I watch a ship beside me vanish into the ochre folds of Saturn’s atmosphere. Another vessel rises from beneath me like a sea monster breaching the meniscus of a misty ocean. I’m forced upwards and out of the waiting zone, but I set my jaw and dive back into the fuliginous miasma, risking collision to find a better starting spot. It doesn’t help that my console flickers on and off as the hydrogen atmosphere slowly chews away the sensors on my outer hull. I should have sprung for another layer of the inert polymer coating, but that would’ve cost money I didn’t have. After four years of collecting diamond rain, I’ve barely met the interest payments after costs.
They called us ‘dream catchers’, once upon a time, because our ‘catch’ changed the fortunes of entire families on Earth. But that was back when a diamond was still considered precious, before big companies could find insurance to cover their excursions. It was a time at the frontier of a technology that often failed under the pressures of Saturn’s atmosphere, when the value of a haul was measured both in carats and in lives lost. Those were the gold rush days, the days when the wild west of space still existed and anyone with debt inheritors (of at least three generations) could get credit for a ship.
I remember the day my grandfather left for Saturn. Golden sunlight honeyed the rusty autumnal leaves of his small orchard, and the smell of smoke perfumed the crisp air. His brown eyes, curly black hair and copper skin were gilt in the sun’s light as he leaned toward me. I’m told I look just like him. He stroked my head and smiled with the easy grace of someone sure of the world. He had always been a practical man, believing only in what he could see and touch and know to be true, but after four years of poor harvests and dwindling finances, desperation gave credence to the baseless dream of ‘hope’.
“Your father and I will come back soon,” he said, tilting his head the way he did when he was trying to reassure me. “And, then, we’ll have a better life. You’re the eldest son, so you’re in charge until we get back.”
I was thirteen.
My grandfather died of a heart attack one month into his journey to Saturn. He never made it to the gas giant. My father died five years later, having never returned home. It took the creditors less than six days to notify us of my father’s death and demand I continue to pay his debt. They didn’t know how he died. One of them suggested suicide, while another said it was sabotage. I could believe either reason, given the desperate measures I’ve taken myself.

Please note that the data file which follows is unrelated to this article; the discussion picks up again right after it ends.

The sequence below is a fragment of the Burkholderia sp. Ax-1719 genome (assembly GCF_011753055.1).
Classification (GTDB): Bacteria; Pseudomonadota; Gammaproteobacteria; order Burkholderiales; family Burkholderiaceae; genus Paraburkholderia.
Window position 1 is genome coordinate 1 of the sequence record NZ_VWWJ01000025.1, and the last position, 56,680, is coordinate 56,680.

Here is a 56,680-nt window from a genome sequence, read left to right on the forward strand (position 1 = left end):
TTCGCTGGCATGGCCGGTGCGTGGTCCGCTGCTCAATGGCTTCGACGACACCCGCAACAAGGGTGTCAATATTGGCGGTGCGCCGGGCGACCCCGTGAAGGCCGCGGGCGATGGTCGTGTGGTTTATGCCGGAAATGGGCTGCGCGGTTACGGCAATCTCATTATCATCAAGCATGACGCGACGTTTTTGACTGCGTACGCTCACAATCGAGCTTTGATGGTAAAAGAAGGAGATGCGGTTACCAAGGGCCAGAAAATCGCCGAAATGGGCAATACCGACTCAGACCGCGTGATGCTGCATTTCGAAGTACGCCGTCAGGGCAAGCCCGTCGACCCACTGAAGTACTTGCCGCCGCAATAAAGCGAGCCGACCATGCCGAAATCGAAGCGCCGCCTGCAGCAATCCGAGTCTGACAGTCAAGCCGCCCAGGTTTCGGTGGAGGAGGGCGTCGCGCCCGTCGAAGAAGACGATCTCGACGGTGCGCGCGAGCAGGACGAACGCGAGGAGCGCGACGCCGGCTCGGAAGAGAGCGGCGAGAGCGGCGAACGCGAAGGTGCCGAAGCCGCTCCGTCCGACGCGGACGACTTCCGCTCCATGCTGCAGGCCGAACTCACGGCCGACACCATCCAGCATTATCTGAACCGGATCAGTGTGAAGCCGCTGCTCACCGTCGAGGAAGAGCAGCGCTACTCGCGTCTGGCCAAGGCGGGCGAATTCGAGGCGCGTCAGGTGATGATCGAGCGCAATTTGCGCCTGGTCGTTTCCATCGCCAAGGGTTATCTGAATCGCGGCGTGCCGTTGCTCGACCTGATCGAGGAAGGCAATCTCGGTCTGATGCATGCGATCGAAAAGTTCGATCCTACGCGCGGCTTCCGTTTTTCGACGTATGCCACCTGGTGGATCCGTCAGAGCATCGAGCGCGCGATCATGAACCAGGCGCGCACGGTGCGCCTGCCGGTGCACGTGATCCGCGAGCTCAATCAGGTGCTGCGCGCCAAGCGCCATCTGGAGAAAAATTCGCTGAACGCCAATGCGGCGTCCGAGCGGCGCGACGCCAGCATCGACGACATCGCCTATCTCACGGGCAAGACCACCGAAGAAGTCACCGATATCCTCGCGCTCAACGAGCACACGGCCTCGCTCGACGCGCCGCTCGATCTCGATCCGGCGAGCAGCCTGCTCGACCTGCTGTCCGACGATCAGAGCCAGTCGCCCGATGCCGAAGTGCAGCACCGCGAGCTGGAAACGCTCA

A fork of lightning slowly arches through the brown haze. The ghostly outline of nearby ships bloom into view before disappearing into the nimbus again. The sky’s full of them. Black soot begins to fall like snow. It’s thick and heavy, but Saturn’s pressure means it glides downwards at a snail’s pace. Even now, long before the carbon flakes are crushed into diamonds and are ripe for the picking, I can tell it’s going to be a massive yield. Lightning erupts all around us now. It’s a storm unlike any I’ve seen on Saturn before. I feel a small flutter in my gut as I realize that a tempest like this one might finally set me free of my grandfather’s yoke.
I wait for the bigger ships to start diving, the ones with better sensors, and I dive after them. I crawl between the sheets of graphite, bumping smaller vessels out of my way. I fight against the thick, soupy atmosphere that wants to crush me or hold me still in its morass. The metallic hydrogen ocean below glows bright white. Already, I can see large chunks of diamonds sitting on its surface. Unlike some of the newbies, I keep my distance from the ocean. Even with my inert polymer, I know the trees of electricity shooting off the metallic waves are enough to kill the electronics in my ship. I watch scores of shiny new vessels, naïve and eager to claim their fortune, fly too low, get struck, and plunge into the ocean’s viscous surface.
I open the cargo bay and deploy my net. I feel the push of pressure on my ears as my ship’s integrity wanes. I don’t have as much time as the larger ships to remain at these depths, but I have longer than some. My hull creaks in sonorous tones, and I catch sight of a smaller vessel in trouble. Its net crumples and folds in a way it shouldn’t, and I’m glad there’s no open comms as it begins its jolting death throes. I watch the net reluctantly release its catch. A constellation of diamonds drifts in a cluster near the twist of metal and wires that used to be a ship. It’s easy pickings, and everyone knows it. The vultures descend, risking everything for a dream, and I dive with them, just another perpetual dreamer hoping for escape.